Holiday Toy Safety Tips

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Tis’ the season for giving, but for many children, what they receive during the holidays can be harmful. According to the U.S. Consumer Product Safety Commission (CPSC), there were 185,500 toy-related ER visits in 2015 in children under 15 years old.

More than a dozen children died due to those injuries, mostly from asphyxia, which is a severe lack of oxygen to the body. They also found that riding toys such as scooters were associated with the majority of injuries and almost half of toy related deaths.

Parents need to be on guard for potential toy hazards, especially around this time of year.

Here are some steps and recommendations parents should consider when purchasing toys to keep their child safe:

  • Avoid toys with many parts that can potentially become choking hazards, especially for young children. A parent can turn their back for a split second and that child can swallow a small piece and choke.
  • Parents need to take their time when shopping and make sure what they are buying is age-appropriate.This includes balloons or toys that have string, ribbon or straps longer than seven inches that could cause strangulation.
  • If a small toy or parts of toys that break off can fit entirely into a toilet paper tube, then it is a potential choking hazard.
  • Keep magnetic toys and “button” batteries away from young children. The acid can cause fatal internal injuries. If a child swallows a battery, seek immediate medical attention.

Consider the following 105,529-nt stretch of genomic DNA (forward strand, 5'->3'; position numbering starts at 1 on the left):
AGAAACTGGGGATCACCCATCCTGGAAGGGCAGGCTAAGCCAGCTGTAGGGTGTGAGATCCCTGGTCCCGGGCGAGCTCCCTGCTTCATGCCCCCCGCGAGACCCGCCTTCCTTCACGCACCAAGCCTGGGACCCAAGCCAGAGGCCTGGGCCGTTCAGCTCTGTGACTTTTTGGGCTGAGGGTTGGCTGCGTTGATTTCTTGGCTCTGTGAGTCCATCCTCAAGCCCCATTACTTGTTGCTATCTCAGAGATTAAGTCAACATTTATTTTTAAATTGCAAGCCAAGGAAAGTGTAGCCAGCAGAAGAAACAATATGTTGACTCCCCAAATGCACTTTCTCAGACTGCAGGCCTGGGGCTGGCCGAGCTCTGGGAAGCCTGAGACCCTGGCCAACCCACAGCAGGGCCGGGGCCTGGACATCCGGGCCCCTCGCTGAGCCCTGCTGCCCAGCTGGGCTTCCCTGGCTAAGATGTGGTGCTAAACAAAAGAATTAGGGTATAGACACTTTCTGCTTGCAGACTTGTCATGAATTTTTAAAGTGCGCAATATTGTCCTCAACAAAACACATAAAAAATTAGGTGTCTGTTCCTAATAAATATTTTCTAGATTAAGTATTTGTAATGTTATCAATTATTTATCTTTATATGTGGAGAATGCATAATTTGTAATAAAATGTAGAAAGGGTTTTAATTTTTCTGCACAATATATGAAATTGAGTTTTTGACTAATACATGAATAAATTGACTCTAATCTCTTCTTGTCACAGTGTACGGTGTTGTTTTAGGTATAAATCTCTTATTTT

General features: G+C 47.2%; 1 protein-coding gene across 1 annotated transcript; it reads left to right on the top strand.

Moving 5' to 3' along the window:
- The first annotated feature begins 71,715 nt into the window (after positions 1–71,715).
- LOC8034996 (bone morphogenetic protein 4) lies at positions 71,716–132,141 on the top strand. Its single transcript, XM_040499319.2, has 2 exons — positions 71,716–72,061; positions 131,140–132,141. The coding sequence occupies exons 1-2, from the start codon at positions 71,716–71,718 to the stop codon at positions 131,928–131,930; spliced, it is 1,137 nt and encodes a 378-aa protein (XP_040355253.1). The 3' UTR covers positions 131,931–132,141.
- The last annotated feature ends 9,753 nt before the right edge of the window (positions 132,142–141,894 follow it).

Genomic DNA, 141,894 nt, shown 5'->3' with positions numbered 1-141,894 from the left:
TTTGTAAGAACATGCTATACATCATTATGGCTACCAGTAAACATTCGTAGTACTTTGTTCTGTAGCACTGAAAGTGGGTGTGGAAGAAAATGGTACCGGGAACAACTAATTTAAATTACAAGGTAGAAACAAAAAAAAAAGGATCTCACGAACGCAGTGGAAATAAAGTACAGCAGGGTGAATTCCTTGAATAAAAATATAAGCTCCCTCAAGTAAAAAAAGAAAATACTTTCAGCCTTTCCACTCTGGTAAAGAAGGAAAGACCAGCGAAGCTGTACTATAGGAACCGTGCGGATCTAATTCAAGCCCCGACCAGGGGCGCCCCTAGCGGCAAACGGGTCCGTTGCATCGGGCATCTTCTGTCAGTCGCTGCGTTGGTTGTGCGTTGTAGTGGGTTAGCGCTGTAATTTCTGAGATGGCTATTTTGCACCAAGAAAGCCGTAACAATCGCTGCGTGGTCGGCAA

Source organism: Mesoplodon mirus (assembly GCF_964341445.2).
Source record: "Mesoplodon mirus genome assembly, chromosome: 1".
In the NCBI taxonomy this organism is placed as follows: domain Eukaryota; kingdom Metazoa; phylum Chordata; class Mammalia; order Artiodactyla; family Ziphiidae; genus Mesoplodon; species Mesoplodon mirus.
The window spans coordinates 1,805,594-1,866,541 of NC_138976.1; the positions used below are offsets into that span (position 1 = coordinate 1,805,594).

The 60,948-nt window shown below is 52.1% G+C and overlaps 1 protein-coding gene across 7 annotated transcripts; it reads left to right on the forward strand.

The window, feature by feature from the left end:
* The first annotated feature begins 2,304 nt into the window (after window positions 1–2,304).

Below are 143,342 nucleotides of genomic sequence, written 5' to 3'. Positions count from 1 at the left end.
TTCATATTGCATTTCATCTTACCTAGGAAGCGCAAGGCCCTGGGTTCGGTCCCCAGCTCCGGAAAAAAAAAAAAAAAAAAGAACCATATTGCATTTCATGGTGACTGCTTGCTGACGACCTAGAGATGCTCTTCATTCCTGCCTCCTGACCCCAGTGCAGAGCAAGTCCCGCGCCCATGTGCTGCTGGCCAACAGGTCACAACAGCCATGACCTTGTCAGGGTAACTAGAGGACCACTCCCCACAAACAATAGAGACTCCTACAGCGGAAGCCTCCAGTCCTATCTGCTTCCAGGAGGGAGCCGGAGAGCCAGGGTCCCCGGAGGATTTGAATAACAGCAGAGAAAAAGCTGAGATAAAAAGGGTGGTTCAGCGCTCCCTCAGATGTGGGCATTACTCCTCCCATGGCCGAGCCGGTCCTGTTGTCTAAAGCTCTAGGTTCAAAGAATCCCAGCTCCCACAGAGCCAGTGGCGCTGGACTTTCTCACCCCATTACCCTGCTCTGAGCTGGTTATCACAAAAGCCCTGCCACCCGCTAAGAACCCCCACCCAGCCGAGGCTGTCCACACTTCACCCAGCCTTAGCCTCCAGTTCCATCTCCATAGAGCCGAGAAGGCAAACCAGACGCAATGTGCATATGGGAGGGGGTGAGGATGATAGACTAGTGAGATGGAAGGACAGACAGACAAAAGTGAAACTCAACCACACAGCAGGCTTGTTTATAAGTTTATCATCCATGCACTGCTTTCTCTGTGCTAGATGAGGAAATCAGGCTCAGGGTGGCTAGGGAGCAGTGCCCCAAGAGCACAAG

• Be sure the appropriate safety equipment is provided, such as helmets for bikes.
  • Not only read the recommended age label on packaging, but always open what is purchased and inspect the toy. This practice is extremely important if someone else gives your child a gift.
  • Sometimes what we think we are buying is not exactly what’s in the box. Inspecting it is the best way to determine if the toy is safe for your child.
  • Stay away from certain types of chemicals such as phthalates, lead or heavy metal which can affect organ and system in the human body, especially the central nervous system.
  • Opt for toys labeled "phthalate-free” or cloth or unpainted wooden toys instead.
  • Read the labels of play cosmetics and avoid products with xylene, toluene or phthalates.
  • To screen a piece of jewelry for lead, use a home lead tester available at hardware stores. (This is a screening method, and should not be relied upon as a definitive test.)
  • Be sure the toy is age and developmentally appropriate.
  • Parents with multiple children of all ages should make sure toys for older children are not easily accessible to the younger children.
  • There can be large age gaps in families, so what is bought for an older child can be extremely harmful to a younger sibling.
  • Keeping an eye on the younger children and making sure toys are separated is the best way to keep everyone safe during the holiday.
  • Keep in mind that screen time, outside of video chatting, is not recommended for children under two. For those over two years of age, we recommend no more than an hour a day.
  • Remember! This is a great time to ask friends and family to give "screen free" gifts.

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